U.S. House votes to put teeth back in Rule 11 sanctions
WASHINGTON (Legal Newsline) - The U.S. House of Representatives on Friday passed another major legal reform bill, one that would reinstate mandatory sanctions for attorneys who file frivolous lawsuits.
The House, after an hour of general debate plus discussion on various amendments early in the day, voted 230-188 in favor of the Lawsuit Abuse Reduction Act of 2017, or LARA.
“Many Americans may not realize it, but today, under what is called Rule 11 of the Federal Rules of Civil Procedure, there is no requirement that those who file frivolous lawsuits pay for the unjustified legal costs they impose on their victims -- even when those victims prove to a judge the lawsuit was without any basis in law or fact,” House Judiciary Chairman Bob Goodlatte, R-Va., said during the floor debate. “As a result, the current Rule 11 goes largely unenforced, because the victims of frivolous lawsuits have little incentive to pursue additional litigation to have the case declared frivolous when there is no guarantee of compensation at the end of the day.”
“H.R. 720 would finally provide light at the end of the tunnel for the victims of frivolous lawsuits by requiring sanctions against the filers of frivolous lawsuits, sanctions which include paying back victims for the full costs of their reasonable expenses incurred as a direct result of the Rule 11 violation, including attorneys’ fees.”
The legislation was reintroduced by U.S. Sen. Chuck Grassley, R-Iowa, and U.S. Rep. Lamar Smith, R-Texas, in late January.
The bill would change Rule 11 of the Federal Rules of Civil Procedure to remove the 21-day “safe harbor” and to make sanctions mandatory instead of discretionary if a violation is discovered. This would reverse amendments previously made to Rule 11.
In 1993, laws were passed allowing parties and their attorneys to avoid sanctions for making baseless claims by withdrawing them within 21 days after a motion for sanctions has been served.
Under H.R. 720, any monetary sanction imposed under Rule 11 would be paid by the parties to the suit.
U.S. Rep. John Conyers, a Michigan Democrat who is the ranking member of the House Judiciary Committee, spoke in strong opposition to the legislation.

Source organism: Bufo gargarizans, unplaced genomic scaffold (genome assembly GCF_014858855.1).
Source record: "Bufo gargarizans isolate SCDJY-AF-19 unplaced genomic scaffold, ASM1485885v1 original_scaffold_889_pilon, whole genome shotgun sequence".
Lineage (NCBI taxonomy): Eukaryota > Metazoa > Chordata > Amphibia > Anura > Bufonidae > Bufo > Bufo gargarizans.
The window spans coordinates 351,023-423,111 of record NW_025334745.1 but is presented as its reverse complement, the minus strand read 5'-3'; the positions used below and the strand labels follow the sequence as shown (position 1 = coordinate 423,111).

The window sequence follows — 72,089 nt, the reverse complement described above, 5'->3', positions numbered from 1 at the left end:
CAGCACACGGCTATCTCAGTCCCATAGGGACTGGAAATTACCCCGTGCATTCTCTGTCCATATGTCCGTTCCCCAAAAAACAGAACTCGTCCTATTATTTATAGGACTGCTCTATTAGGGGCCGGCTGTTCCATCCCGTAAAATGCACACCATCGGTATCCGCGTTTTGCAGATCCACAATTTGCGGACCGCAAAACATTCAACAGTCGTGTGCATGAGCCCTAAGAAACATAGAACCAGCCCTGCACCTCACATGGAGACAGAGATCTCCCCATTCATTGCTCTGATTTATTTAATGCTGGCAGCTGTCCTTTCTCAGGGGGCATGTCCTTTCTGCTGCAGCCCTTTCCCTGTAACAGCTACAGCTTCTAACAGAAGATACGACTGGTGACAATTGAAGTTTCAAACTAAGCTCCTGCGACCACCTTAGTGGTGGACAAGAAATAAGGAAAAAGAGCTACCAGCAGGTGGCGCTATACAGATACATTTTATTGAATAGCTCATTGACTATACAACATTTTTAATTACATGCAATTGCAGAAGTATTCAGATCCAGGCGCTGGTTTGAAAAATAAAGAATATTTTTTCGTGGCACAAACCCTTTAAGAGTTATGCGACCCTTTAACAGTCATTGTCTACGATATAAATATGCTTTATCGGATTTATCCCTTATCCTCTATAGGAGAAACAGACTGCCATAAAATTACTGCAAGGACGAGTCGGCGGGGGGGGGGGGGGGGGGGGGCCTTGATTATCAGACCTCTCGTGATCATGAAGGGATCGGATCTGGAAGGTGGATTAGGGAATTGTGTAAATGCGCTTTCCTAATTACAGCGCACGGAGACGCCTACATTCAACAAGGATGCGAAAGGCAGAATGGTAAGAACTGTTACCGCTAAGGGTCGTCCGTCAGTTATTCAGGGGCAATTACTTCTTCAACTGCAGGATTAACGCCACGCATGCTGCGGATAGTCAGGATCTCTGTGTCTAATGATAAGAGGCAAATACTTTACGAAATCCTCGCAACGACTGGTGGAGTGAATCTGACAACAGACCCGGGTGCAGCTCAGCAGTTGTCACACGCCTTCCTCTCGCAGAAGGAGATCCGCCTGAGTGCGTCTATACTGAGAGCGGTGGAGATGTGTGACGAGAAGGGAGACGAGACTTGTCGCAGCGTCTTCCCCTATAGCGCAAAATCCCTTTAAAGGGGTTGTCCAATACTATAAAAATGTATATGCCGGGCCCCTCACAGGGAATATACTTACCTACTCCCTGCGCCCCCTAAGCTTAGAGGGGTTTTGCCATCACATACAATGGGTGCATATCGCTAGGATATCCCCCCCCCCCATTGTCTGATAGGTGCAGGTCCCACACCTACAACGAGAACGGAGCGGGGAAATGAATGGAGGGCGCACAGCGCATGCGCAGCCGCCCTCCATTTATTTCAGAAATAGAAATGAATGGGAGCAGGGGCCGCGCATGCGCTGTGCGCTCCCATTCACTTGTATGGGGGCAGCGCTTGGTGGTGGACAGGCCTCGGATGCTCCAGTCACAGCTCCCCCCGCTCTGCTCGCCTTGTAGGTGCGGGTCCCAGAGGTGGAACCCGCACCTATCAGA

“[This bill] will have a disastrous impact on the administration of justice in numerous ways,” he said during Friday’s floor debate.
Conyers’ main concern was that the bill would “chill” the advancement of civil rights claims. But he also expressed worry that it would strip judges of their discretion.
Smith shot down both arguments, noting that civil rights cases would not be affected and pointing out that judges still would reserve the right to determine whether a lawsuit is frivolous.
However, if found frivolous, judges must issue sanctions under the proposed legislation, he said.
“This will serve as a disincentive to file ‘junk’ lawsuits,” Smith said. “Currently, there is no disincentive.”
U.S. Rep. Jerrold Nadler, D-N.Y., pointed out that a similar version of the proposed change to the rule was implemented in 1983, but was changed a mere 10 years later.
The old Rule 11, Nadler argued, made the system “even more litigious,” with thousands of lawsuits filed in response to mandatory sanctions.
But U.S. Rep. Steve Chabot, R-Ohio, who argued in strong support of LARA, said the bill would especially help small businesses.
“These [legal] expenses don’t just cost small businesses time and productivity, too often they force small businesses into bankruptcy,” he said during the floor debate.
“We absolutely cannot afford to lose any more small businesses in this country and the associated jobs that go with them.”
Goodlatte praised the House’s passage of the legislation.
“Lawyers who flood our federal courts with frivolous suits have no place in our civil justice system. Baseless suits brought against hardworking Americans, as well as businesses large and small, have a real cost that ultimately hurt the economy,” he said following Friday’s vote.
“Judges need to have the tools necessary to combat unscrupulous lawyers, and Congress is answering their calls for reform.”
Smith agreed, saying he looks forward to working with Grassley to get the “commonsense bill” to President Donald Trump’s desk.